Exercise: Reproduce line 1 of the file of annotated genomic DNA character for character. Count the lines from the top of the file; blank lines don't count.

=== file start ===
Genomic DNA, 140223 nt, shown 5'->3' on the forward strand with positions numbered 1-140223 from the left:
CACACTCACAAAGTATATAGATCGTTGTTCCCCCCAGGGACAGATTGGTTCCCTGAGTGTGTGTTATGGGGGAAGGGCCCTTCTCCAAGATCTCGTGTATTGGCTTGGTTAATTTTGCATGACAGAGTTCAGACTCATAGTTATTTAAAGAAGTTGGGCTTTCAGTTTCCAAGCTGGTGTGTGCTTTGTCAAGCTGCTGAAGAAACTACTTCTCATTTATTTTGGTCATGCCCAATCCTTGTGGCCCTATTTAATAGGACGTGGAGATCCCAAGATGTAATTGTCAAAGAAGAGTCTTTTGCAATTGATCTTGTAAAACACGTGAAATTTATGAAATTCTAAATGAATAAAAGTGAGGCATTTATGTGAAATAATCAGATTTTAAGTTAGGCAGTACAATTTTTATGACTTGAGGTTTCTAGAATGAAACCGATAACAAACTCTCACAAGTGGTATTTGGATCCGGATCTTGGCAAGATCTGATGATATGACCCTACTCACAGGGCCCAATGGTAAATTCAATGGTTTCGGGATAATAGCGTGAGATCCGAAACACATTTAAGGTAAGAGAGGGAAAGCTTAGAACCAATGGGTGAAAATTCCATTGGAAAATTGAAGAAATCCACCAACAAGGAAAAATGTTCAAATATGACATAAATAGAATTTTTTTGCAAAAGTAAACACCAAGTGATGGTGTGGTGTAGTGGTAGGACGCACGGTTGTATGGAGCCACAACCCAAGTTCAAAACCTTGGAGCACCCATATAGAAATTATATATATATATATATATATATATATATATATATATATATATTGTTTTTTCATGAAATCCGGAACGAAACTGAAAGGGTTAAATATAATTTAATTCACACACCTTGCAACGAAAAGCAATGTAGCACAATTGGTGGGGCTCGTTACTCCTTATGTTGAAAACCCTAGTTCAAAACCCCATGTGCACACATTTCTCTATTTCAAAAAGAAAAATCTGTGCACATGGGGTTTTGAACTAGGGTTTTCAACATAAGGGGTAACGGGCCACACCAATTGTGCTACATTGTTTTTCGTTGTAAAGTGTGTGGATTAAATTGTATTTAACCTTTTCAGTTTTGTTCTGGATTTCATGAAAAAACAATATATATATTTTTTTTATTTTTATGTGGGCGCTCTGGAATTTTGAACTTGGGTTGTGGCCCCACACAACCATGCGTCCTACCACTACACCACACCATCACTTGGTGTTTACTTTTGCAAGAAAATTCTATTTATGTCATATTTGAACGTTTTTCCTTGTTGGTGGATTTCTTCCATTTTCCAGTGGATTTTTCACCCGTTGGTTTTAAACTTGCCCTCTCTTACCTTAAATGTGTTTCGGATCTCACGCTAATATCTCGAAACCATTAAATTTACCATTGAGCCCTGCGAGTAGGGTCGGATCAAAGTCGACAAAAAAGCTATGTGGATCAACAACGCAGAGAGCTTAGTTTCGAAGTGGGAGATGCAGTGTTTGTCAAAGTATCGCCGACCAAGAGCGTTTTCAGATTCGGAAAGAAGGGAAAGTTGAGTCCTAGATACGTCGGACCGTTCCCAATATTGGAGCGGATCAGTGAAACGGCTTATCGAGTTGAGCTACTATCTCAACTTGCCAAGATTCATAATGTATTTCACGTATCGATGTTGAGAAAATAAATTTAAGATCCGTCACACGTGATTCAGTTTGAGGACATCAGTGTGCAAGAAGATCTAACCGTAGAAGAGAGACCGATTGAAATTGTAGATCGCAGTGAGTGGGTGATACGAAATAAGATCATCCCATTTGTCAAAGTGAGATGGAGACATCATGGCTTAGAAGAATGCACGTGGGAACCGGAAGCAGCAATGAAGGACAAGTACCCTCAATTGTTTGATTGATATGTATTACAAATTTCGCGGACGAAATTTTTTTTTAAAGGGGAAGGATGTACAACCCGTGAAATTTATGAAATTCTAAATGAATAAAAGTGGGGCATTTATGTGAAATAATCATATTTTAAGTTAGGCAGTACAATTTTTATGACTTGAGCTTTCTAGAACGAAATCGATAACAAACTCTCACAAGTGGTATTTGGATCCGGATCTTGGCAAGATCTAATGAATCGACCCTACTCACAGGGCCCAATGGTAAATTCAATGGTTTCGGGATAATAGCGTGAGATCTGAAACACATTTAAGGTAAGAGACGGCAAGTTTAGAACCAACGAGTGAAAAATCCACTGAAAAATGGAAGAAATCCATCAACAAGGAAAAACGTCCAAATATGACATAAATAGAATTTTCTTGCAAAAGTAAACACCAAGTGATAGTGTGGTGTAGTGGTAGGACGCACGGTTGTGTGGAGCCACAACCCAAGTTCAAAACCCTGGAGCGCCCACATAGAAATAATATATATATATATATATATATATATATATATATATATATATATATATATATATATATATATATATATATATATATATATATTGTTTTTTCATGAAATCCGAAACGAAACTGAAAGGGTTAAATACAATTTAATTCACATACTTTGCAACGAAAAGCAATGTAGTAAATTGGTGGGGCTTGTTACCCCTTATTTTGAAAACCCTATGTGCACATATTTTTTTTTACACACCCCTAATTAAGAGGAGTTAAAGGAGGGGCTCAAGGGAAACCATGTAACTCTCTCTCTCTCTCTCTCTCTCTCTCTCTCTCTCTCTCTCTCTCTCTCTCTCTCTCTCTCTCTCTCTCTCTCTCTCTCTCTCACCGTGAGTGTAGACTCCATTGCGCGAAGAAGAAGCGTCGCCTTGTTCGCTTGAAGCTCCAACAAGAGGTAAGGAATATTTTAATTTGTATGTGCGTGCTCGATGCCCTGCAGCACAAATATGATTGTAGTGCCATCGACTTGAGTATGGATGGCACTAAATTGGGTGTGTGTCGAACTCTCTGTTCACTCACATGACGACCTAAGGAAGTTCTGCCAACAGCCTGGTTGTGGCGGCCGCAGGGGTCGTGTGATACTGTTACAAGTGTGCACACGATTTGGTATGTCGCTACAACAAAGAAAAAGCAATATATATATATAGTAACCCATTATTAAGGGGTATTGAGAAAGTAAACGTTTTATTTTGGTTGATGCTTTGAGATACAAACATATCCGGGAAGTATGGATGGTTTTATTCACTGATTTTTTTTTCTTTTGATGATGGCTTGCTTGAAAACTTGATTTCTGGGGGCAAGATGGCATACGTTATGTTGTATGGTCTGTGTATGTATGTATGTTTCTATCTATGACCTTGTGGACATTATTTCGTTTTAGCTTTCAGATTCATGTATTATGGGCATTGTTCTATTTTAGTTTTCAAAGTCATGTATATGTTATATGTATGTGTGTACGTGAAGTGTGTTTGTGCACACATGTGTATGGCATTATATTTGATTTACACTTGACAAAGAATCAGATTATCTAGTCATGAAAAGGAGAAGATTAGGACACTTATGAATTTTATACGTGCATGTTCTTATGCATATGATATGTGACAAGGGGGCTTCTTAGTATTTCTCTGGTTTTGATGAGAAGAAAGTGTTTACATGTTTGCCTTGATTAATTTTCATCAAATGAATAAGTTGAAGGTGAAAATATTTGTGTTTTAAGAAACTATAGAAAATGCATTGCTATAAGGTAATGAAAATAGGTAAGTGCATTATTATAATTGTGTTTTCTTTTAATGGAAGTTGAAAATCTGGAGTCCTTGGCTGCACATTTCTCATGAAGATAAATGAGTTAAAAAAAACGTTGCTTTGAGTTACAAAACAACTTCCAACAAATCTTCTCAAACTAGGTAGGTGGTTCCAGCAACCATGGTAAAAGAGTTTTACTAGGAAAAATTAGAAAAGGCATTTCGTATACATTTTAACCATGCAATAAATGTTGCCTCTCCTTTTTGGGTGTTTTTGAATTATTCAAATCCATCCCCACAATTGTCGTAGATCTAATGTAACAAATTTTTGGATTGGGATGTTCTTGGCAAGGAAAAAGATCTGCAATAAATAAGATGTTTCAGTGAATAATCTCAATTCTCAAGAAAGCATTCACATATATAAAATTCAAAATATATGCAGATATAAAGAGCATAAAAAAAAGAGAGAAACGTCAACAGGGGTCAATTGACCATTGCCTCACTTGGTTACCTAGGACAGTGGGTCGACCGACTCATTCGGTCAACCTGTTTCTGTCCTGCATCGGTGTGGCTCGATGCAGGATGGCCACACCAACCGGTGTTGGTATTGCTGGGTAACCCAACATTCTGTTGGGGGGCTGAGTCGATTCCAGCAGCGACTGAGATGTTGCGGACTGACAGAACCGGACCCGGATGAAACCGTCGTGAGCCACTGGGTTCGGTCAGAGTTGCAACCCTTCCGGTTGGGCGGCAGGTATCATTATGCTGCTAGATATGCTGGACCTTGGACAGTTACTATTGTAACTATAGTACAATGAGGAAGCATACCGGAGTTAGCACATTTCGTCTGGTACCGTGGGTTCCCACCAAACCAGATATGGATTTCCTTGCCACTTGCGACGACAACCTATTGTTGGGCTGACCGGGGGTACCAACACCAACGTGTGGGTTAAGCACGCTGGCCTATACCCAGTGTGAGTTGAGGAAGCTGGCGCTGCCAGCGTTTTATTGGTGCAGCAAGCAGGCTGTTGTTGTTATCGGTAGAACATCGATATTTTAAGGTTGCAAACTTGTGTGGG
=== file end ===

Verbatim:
Genomic DNA, 140223 nt, shown 5'->3' on the forward strand with positions numbered 1-140223 from the left: